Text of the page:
Police officers turned their backs on New York City Mayor Bill de Blasio on Sunday during the funeral for Wenjan Lieu one of two NYPD officers killed in a Dec. 20 ambush, exposing the ongoing rift between the department and City Hall.
The officers were seen turning away from an outdoor screen showing de Blasio’s eulogy at the service in Brooklyn, defying a request by New York Police Commissioner William Bratton not to protest at the funeral.
“A hero’s funeral is about grieving, not grievance,” Bratton wrote in a memo toofficers on Friday, less than a week after officers turned their backs on de Blasio at the funeral of Rafael Ramos, the other NYPD slain officer. “I remind you that when you don the uniform of this department, you are bound by the tradition, honor, and decency that go with it.” Bratton said. But Bratton, like just about every other NYC police commissioner, has little or no control of the department in his charge.
While he made “no threats of discipline,” Bratton said he did not support the actions of those officers who “stole the valor, honor, and attention that rightfully belonged to the memory of detective Rafael Ramos’ life and sacrifice.”
Thousands of officers joined in Sunday’s protest.
Bratton said he believes the divide triggered by de Blasio’s response to the killing of Eric Garner, an unarmed black man, by a white police officer, on Staten Island — will continue for the foreseeable future.
“I think it’s probably a rift that is going to go on for a while longer,” Bratton said. “They really do feel under attack.”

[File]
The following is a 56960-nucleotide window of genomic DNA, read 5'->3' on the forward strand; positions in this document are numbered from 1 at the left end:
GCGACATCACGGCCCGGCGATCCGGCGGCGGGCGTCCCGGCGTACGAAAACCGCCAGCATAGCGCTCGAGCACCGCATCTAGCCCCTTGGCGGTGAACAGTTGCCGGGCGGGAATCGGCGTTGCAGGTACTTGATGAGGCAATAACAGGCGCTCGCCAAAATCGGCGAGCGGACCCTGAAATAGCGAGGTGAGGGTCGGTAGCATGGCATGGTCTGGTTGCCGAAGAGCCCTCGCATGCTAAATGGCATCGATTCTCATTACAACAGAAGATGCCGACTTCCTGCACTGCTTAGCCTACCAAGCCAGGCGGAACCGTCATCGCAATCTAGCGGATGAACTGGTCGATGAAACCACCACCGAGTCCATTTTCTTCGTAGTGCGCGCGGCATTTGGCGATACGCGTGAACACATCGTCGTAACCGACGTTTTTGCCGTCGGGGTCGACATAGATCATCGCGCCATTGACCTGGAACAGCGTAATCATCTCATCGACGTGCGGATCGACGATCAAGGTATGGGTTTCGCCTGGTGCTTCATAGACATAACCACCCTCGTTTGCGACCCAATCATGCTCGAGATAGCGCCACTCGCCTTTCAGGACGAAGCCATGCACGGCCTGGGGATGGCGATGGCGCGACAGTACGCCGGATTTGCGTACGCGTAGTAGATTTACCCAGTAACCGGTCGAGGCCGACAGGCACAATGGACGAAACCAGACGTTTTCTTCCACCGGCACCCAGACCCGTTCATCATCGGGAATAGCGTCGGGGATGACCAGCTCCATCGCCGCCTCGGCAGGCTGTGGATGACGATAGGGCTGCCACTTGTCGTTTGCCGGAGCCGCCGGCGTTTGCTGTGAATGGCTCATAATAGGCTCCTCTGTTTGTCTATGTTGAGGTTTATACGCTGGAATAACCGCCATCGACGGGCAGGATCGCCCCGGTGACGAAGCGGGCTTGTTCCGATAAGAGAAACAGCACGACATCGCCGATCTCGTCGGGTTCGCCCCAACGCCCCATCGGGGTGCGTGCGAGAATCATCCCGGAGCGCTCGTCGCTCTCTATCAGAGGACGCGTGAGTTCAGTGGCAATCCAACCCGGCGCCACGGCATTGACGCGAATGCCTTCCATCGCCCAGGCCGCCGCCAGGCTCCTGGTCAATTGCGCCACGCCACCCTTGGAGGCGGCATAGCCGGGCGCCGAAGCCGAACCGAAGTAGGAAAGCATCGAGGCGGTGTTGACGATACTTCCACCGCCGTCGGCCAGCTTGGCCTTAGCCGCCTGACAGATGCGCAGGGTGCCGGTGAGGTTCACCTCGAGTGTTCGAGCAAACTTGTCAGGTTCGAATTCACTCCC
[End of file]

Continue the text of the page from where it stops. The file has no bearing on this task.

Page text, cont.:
“As we start a new year, a year we’re entering with hearts that are doubly heavy,” de Blasio said in his remarks Sunday, “let us rededicate ourselves to those great New York traditions of mutual understanding and living in harmony. Let us move forward by strengthening the bonds that unite us, and let us work together to attain peace.”
The rift started with Mayor DeBlasio and the police department when he chose to aire on the side of caution as opposed to jumping to the defense of the department. It has been alleged that the mayors hesitance to come to the NYPD's defense is due in large part to the fact that his son is African-American.
This is not the first time that the NYPD has been at odds with a mayor.
The man who would unseat Mr. Dinkins in 1993, Republican Rudolph Giuliani, was the ringleader of the 1992 police protest. At the time Mr. de Blasio was a young, unknown aide to Mr. Dinkins, one witness to the dawn of what became a two-decade drought for Democrats at City Hall.
And now Mr. Giulianii, who was the worst mayor in New York City history due to his ambivalence toward anyone who was a minority, ihas emerged as a leading critic of Mr DeBlasio, blaming the mayor, like Patrolmen’s Benevolent Association President Patrick Lynch and Sergeants Benevolent Association President Edward Mullins, for igniting the cop-hating atmosphere that led Ismaaiyl Brinsley, 28, to ambush and kill Officers Wenjian Liu and Rafael Ramos in Bedford-Stuyvesant, Brooklyn on December 20.
Mr. Giuliani, however, didn’t enjoy a much warmer relationship with one of Mr. Lynch’s predecessors, Lou Matarazzo. When the Republican refused to give the PBA the raises they sought, union leaders assailed Mr. Gulliani as a cheapskate. The Republican mayor was the brunt of a “zeros for heroes” campaign, and knew that when he ran for president a decade later, the PBAwouldn't dare lend their endorsement.
The PBA always has and continues to maintain a polarizing culture of racism and disrespect.